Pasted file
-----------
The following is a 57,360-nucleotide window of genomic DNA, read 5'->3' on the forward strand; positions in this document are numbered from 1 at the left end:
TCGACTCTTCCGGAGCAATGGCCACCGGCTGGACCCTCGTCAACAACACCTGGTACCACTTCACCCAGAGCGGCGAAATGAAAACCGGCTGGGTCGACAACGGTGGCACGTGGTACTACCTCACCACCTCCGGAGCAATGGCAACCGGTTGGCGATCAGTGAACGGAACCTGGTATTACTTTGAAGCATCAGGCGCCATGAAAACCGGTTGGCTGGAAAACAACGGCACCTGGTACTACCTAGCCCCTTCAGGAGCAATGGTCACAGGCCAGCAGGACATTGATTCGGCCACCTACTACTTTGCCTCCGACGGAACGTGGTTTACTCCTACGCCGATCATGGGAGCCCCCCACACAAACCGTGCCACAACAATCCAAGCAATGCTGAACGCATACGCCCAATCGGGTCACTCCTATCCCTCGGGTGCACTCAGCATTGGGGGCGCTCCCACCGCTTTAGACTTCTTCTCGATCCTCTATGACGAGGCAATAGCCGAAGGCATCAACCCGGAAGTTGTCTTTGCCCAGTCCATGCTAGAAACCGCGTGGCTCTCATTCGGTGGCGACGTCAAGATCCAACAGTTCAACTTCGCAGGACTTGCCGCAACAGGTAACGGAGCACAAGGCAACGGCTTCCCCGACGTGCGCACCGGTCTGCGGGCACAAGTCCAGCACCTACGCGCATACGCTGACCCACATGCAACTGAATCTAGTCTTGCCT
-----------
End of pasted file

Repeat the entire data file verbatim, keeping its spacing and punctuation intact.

The following is a 57,360-nucleotide window of genomic DNA, read 5'->3' on the forward strand; positions in this document are numbered from 1 at the left end:
TCGACTCTTCCGGAGCAATGGCCACCGGCTGGACCCTCGTCAACAACACCTGGTACCACTTCACCCAGAGCGGCGAAATGAAAACCGGCTGGGTCGACAACGGTGGCACGTGGTACTACCTCACCACCTCCGGAGCAATGGCAACCGGTTGGCGATCAGTGAACGGAACCTGGTATTACTTTGAAGCATCAGGCGCCATGAAAACCGGTTGGCTGGAAAACAACGGCACCTGGTACTACCTAGCCCCTTCAGGAGCAATGGTCACAGGCCAGCAGGACATTGATTCGGCCACCTACTACTTTGCCTCCGACGGAACGTGGTTTACTCCTACGCCGATCATGGGAGCCCCCCACACAAACCGTGCCACAACAATCCAAGCAATGCTGAACGCATACGCCCAATCGGGTCACTCCTATCCCTCGGGTGCACTCAGCATTGGGGGCGCTCCCACCGCTTTAGACTTCTTCTCGATCCTCTATGACGAGGCAATAGCCGAAGGCATCAACCCGGAAGTTGTCTTTGCCCAGTCCATGCTAGAAACCGCGTGGCTCTCATTCGGTGGCGACGTCAAGATCCAACAGTTCAACTTCGCAGGACTTGCCGCAACAGGTAACGGAGCACAAGGCAACGGCTTCCCCGACGTGCGCACCGGTCTGCGGGCACAAGTCCAGCACCTACGCGCATACGCTGACCCACATGCAACTGAATCTAGTCTTGCCT